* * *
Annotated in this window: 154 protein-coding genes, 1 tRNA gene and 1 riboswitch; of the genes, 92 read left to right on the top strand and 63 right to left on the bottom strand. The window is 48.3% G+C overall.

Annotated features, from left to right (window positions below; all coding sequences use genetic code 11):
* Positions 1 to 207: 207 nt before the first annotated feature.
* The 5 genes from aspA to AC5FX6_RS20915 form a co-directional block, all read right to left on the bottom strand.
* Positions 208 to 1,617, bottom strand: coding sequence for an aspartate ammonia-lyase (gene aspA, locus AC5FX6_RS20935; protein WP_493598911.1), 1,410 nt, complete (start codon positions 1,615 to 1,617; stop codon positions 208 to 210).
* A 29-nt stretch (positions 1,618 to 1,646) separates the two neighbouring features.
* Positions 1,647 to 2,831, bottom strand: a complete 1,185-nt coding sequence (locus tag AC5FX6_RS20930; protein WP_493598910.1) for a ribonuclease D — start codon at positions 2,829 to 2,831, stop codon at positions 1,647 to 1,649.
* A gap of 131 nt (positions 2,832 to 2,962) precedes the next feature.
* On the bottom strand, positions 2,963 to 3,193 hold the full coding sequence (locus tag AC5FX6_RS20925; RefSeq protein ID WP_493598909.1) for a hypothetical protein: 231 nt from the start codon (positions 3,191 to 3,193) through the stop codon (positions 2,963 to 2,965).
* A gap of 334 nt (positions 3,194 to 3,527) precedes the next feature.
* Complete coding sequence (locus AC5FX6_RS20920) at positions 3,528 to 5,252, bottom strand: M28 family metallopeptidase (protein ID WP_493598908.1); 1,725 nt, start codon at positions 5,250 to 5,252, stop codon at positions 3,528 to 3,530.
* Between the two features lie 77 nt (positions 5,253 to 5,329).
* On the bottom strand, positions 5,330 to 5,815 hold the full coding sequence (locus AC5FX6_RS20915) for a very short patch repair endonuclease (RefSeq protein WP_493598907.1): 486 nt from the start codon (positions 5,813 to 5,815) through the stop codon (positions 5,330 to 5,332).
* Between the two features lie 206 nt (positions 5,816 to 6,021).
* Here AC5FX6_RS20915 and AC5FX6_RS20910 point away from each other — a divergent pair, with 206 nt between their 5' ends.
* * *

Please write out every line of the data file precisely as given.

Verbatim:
Annotated in this window: 154 protein-coding genes, 1 tRNA gene and 1 riboswitch; of the genes, 92 read left to right on the top strand and 63 right to left on the bottom strand. The window is 48.3% G+C overall.

Annotated features, from left to right (window positions below; all coding sequences use genetic code 11):
* Positions 1 to 207: 207 nt before the first annotated feature.
* The 5 genes from aspA to AC5FX6_RS20915 form a co-directional block, all read right to left on the bottom strand.
* Positions 208 to 1,617, bottom strand: coding sequence for an aspartate ammonia-lyase (gene aspA, locus AC5FX6_RS20935; protein WP_493598911.1), 1,410 nt, complete (start codon positions 1,615 to 1,617; stop codon positions 208 to 210).
* A 29-nt stretch (positions 1,618 to 1,646) separates the two neighbouring features.
* Positions 1,647 to 2,831, bottom strand: a complete 1,185-nt coding sequence (locus tag AC5FX6_RS20930; protein WP_493598910.1) for a ribonuclease D — start codon at positions 2,829 to 2,831, stop codon at positions 1,647 to 1,649.
* A gap of 131 nt (positions 2,832 to 2,962) precedes the next feature.
* On the bottom strand, positions 2,963 to 3,193 hold the full coding sequence (locus tag AC5FX6_RS20925; RefSeq protein ID WP_493598909.1) for a hypothetical protein: 231 nt from the start codon (positions 3,191 to 3,193) through the stop codon (positions 2,963 to 2,965).
* A gap of 334 nt (positions 3,194 to 3,527) precedes the next feature.
* Complete coding sequence (locus AC5FX6_RS20920) at positions 3,528 to 5,252, bottom strand: M28 family metallopeptidase (protein ID WP_493598908.1); 1,725 nt, start codon at positions 5,250 to 5,252, stop codon at positions 3,528 to 3,530.
* Between the two features lie 77 nt (positions 5,253 to 5,329).
* On the bottom strand, positions 5,330 to 5,815 hold the full coding sequence (locus AC5FX6_RS20915) for a very short patch repair endonuclease (RefSeq protein WP_493598907.1): 486 nt from the start codon (positions 5,813 to 5,815) through the stop codon (positions 5,330 to 5,332).
* Between the two features lie 206 nt (positions 5,816 to 6,021).
* Here AC5FX6_RS20915 and AC5FX6_RS20910 point away from each other — a divergent pair, with 206 nt between their 5' ends.